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posted on October 1, 2014, 12:00 am
The Golden GST Opportunity in Real Estate Markets


GST effects come early
The Real Estate market is going through fluctuations due to the pending GST implementation. Although the effective date for GST is 1 April 2015, the effects can be felt even now. Buyers can be seen hesitating on their purchasing decisions while sellers are also wondering whether their properties are affected by this new tax.

Surprise! Not all sectors are slowing down
To do a quick analysis of the market, we can categorise the real estate market into three main areas, developer sales, secondary - residential sales and secondary - non-residential sales. The fate of these sectors is different from one another. It may be surprising to note that note all sectors are experiencing a slowdown due to GST. Secondary markets are increasingly grabbing all the attention of consumers but first lets look at what is happening to developer sales.


Developer Units
Developers have enjoyed a fantastic time from 2009 to 2013. Most reputable developers' properties were snapped up within days from launch, some even within the same day! However, recent news in the press or in the blogs have shown that the market is cooling down. Unsold inventories remain high. This is all because of the uncertainty GST is causing. Majority of consumers do not know how GST will affect them, it is fear that is causing them to hesitate in buying. At the same time, if you look at properties that are launched currently by developers, most of them are done using forward pricing and GST has been factored in as well. The developments that are selling well are due to reputable developers doing large scale township developments or attractive rebates are given. As GST is already implemented here and the market seems uncertain to the conservative buyers, developer units will be challenging to sell for real estate agents and negotiators for the next 12 months.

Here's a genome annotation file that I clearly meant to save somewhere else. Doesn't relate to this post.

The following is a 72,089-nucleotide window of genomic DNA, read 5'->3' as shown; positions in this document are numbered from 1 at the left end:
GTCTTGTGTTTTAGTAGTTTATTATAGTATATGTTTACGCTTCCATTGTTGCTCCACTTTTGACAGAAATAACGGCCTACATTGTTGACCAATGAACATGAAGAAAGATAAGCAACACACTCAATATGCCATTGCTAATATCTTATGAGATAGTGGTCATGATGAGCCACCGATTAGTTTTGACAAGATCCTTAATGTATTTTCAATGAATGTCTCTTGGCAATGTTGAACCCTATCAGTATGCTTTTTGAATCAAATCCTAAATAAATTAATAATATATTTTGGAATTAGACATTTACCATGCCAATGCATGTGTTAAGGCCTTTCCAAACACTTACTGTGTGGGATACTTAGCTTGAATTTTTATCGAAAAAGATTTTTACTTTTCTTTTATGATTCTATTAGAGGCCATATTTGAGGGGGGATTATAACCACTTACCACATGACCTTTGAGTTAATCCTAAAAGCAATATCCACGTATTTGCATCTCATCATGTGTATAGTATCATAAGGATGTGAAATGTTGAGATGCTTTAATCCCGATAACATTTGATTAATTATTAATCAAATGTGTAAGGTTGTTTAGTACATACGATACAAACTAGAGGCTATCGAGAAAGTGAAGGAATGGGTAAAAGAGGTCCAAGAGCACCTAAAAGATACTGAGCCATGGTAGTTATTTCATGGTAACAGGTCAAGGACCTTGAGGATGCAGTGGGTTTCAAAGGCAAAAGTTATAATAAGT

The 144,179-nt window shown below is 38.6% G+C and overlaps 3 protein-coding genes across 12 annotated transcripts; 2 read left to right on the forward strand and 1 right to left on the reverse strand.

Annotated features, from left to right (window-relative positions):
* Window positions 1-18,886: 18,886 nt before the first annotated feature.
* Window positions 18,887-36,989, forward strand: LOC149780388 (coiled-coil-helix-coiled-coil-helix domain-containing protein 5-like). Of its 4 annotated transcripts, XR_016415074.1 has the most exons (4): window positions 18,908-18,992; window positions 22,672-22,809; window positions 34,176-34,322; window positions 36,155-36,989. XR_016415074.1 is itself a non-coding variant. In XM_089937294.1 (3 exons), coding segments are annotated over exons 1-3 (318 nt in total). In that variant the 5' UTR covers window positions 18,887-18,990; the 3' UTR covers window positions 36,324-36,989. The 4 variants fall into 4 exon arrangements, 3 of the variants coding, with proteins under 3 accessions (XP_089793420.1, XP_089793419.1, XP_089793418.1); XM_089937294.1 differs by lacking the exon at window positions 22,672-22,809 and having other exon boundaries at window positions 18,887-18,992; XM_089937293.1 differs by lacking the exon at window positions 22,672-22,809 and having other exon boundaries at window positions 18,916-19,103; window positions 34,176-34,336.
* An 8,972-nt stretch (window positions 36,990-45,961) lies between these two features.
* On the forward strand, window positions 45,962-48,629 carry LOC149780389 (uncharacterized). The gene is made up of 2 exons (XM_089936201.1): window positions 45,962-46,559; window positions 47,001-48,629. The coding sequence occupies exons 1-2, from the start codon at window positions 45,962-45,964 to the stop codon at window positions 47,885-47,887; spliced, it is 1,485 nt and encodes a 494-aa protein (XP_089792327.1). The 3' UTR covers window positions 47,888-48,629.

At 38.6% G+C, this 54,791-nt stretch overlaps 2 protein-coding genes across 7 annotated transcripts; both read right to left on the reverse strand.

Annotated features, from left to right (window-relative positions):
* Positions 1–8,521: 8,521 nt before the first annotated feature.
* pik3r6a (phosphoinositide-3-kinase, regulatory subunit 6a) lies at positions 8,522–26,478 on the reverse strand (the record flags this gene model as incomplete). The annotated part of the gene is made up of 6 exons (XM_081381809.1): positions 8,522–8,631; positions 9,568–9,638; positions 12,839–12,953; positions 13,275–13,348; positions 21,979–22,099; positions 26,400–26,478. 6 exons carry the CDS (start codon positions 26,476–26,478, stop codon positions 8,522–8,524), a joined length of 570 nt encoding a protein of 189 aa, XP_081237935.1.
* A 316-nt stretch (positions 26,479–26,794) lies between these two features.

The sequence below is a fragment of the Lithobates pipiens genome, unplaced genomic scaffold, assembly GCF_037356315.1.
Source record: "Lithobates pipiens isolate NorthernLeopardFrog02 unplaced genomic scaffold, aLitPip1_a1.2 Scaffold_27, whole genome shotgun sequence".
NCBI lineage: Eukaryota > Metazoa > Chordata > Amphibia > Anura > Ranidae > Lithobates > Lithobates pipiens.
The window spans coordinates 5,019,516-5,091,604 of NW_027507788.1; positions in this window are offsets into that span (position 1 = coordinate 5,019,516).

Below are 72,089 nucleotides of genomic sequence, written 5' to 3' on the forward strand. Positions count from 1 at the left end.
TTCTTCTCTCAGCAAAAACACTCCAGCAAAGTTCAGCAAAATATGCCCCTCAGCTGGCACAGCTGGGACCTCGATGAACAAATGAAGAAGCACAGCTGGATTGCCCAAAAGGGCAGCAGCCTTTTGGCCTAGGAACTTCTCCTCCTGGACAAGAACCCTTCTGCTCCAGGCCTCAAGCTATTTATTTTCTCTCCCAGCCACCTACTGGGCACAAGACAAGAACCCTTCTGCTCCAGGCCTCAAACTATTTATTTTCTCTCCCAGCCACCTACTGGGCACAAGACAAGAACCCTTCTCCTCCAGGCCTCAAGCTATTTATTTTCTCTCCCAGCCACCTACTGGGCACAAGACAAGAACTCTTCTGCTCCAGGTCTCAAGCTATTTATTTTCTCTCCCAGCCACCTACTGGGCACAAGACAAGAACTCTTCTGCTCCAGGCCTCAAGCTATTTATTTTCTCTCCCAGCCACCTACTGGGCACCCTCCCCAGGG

Residential Real Estate Secondary Markets is Active
Next we take a look at Residential Real Estate Secondary Markets. This market is very active currently. If you do the calculation on property prices now and how GST will effect it, the immediate impression is GST is not affecting residential properties. This is however errorneous because although residential properties are Exempt Rated Goods, its raw materials are Standard Rated. This means that the cost of new units will increase. Therefore, it is a good time to purchase residential properties if the buyers are ready and are buying out of necessity. This is discussed in our real estate license and diploma classes specifically the Marketing subject. As there is a 3 to 6% savings for buyers currently, buyers should purchase their residential units now instead of waiting.

The Golden Opportunity - Commercial Real Estate Secondary Markets
The final sector we will look at is the Commercial Real Estate Secondary Markets. This is the market filled with golden opportunity for real estate licensed agents and negotiators. Why? Because both buyers and sellers are very eager to transact. Everyone is fearful of the repercussions of GST whether rightly or wrongly. They just want to get the deal done.